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Lhbizness
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PostPosted: Sat Apr 19, 2014 11:54 am    Post subject: Reply with quote

Frankymole wrote:
Lhbizness wrote:
Although I still find it unfortunate they went the route of her developing a crush on him, it's quite a sweet relationship in some ways.
Much like Purdey's crush on Steed (as painfully evident in her conversation about his shoulder)...
Lhbizness wrote:

Steed, however, seems to lose a lot of his sense of humor. He becomes more heroic, more "perfect" in the sense of dedication to duty than in any previous season, but the joy seems to have gone out of it. He's become quite melancholy.
I suppose his character would develop (again), all those deaths and departures must leave a mark on a man. This was developed further in The New Avengers, of course, with Steed eventually pontificating on how the job changes people, even him.


All the ladies love Steed.

Yeah, it is a new development for the character, but it makes the whole thing a little sad and melancholic. A very energetic, joyful character has lost some of the humor that made him so lovely. It's another one of those places where Season 6 jars just a little - in the midst of some of the oddest, most outlandish plots, Steed becomes the most serious and intense.
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Frankymole
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PostPosted: Sun Apr 20, 2014 2:57 am    Post subject: Reply with quote

Probably had to due to the demand (from the USA?) that the series get more "down to earth" (the whole - official - reason for bring Bryce back) - if the plots won't, the characters have to!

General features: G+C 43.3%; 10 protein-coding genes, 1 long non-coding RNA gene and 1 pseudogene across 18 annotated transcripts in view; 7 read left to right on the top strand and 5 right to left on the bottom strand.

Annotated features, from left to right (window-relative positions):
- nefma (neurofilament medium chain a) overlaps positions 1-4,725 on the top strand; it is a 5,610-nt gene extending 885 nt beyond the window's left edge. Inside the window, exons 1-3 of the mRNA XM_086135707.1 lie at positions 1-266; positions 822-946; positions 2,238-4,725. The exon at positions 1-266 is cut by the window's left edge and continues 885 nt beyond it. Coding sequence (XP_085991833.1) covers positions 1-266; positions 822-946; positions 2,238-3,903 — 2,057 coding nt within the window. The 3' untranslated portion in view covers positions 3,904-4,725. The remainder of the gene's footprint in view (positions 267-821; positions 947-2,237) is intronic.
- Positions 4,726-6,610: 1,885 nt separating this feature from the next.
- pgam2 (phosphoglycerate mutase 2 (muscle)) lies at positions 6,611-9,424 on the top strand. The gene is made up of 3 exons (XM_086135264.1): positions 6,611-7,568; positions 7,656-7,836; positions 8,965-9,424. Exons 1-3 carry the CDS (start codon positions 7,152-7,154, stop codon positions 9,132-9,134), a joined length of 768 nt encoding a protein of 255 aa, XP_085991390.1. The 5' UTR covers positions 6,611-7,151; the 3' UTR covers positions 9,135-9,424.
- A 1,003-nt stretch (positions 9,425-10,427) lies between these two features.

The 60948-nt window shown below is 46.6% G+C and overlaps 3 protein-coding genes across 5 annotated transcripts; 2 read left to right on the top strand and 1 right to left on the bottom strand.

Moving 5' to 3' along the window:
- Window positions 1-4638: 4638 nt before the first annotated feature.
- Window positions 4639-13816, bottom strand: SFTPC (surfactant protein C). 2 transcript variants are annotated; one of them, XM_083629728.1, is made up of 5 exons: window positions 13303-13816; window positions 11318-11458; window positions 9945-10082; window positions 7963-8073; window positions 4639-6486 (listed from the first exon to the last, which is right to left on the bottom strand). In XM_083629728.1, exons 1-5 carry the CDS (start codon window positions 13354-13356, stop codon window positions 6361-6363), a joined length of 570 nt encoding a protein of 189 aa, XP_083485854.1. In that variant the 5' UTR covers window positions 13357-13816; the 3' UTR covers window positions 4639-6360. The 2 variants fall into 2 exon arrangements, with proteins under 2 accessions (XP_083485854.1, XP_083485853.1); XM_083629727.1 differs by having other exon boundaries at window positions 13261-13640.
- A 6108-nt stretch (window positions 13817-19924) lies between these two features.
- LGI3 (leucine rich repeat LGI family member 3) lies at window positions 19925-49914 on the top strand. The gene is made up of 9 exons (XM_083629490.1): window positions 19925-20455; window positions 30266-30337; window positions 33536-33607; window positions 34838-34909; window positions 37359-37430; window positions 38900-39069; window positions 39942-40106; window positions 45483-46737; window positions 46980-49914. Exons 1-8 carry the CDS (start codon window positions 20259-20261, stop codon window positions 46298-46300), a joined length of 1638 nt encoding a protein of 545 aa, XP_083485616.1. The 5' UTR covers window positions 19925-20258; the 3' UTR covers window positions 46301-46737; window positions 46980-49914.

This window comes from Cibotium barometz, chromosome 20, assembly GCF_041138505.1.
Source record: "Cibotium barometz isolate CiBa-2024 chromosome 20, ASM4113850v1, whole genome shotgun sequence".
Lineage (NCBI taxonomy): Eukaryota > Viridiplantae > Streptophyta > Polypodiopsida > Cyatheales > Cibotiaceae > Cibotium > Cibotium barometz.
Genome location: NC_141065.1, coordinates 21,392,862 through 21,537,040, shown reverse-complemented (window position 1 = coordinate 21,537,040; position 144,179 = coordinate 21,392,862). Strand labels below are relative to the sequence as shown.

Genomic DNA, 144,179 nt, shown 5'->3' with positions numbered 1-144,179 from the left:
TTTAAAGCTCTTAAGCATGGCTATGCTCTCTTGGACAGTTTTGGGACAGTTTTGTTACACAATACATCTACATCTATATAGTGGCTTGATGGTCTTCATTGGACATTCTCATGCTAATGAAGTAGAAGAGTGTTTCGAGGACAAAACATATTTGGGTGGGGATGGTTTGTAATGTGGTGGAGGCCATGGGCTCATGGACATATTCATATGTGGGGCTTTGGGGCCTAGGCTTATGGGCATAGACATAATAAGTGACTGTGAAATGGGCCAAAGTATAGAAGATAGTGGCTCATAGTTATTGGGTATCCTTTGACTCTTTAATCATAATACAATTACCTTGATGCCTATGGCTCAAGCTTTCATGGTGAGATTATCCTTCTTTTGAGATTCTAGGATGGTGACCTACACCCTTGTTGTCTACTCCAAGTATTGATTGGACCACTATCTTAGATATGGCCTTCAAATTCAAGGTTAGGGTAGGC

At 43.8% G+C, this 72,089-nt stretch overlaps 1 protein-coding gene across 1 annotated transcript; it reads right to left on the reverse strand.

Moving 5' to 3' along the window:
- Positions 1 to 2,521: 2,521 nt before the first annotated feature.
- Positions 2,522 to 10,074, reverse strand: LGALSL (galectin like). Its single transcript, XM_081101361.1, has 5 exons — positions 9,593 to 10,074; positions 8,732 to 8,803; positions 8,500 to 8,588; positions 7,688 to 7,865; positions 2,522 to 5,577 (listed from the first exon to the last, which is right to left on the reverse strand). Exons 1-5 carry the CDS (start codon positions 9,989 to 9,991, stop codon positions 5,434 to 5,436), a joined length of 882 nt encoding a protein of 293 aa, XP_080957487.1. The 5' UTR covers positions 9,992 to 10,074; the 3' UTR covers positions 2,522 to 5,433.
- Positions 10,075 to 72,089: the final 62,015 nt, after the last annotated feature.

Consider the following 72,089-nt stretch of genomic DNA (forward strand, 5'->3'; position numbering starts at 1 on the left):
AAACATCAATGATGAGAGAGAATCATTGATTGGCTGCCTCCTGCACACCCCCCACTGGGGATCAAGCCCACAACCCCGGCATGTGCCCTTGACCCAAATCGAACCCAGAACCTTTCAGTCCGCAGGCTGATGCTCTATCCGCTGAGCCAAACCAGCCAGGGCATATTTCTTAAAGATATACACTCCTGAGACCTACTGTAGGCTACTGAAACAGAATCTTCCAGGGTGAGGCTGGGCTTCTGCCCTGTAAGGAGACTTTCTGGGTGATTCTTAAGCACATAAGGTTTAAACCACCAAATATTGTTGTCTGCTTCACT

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Darren
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PostPosted: Sun Apr 20, 2014 4:03 am    Post subject: Reply with quote

As I point out in the chapter I'm writing for our season 6 book, there's a scene where Steed gets very angry with a humorous character, Dr. Reece. There are moments in the two Charles Crichton directed episodes, False Witness and Interrogators where Steed manhandles those who innocent of their wrong doing (through drugs or being duped).

He does become the straight man in season 6 but he is t without the lighter moments. But Macnee carries it off very convincingly. I think we often undervalue how good he was. Take Over is a very powerful episode thanks to Macnee's intensity and Steed getting so beaten down in the quest for survival, no arched eyebrow raised to the danger in that one!
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Lhbizness
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PostPosted: Sun Apr 20, 2014 5:08 am    Post subject: Reply with quote

Darren wrote:
As I point out in the chapter I'm writing for our season 6 book, there's a scene where Steed gets very angry with a humorous character, Dr. Reece. There are moments in the two Charles Crichton directed episodes, False Witness and Interrogators where Steed manhandles those who innocent of their wrong doing (through drugs or being duped).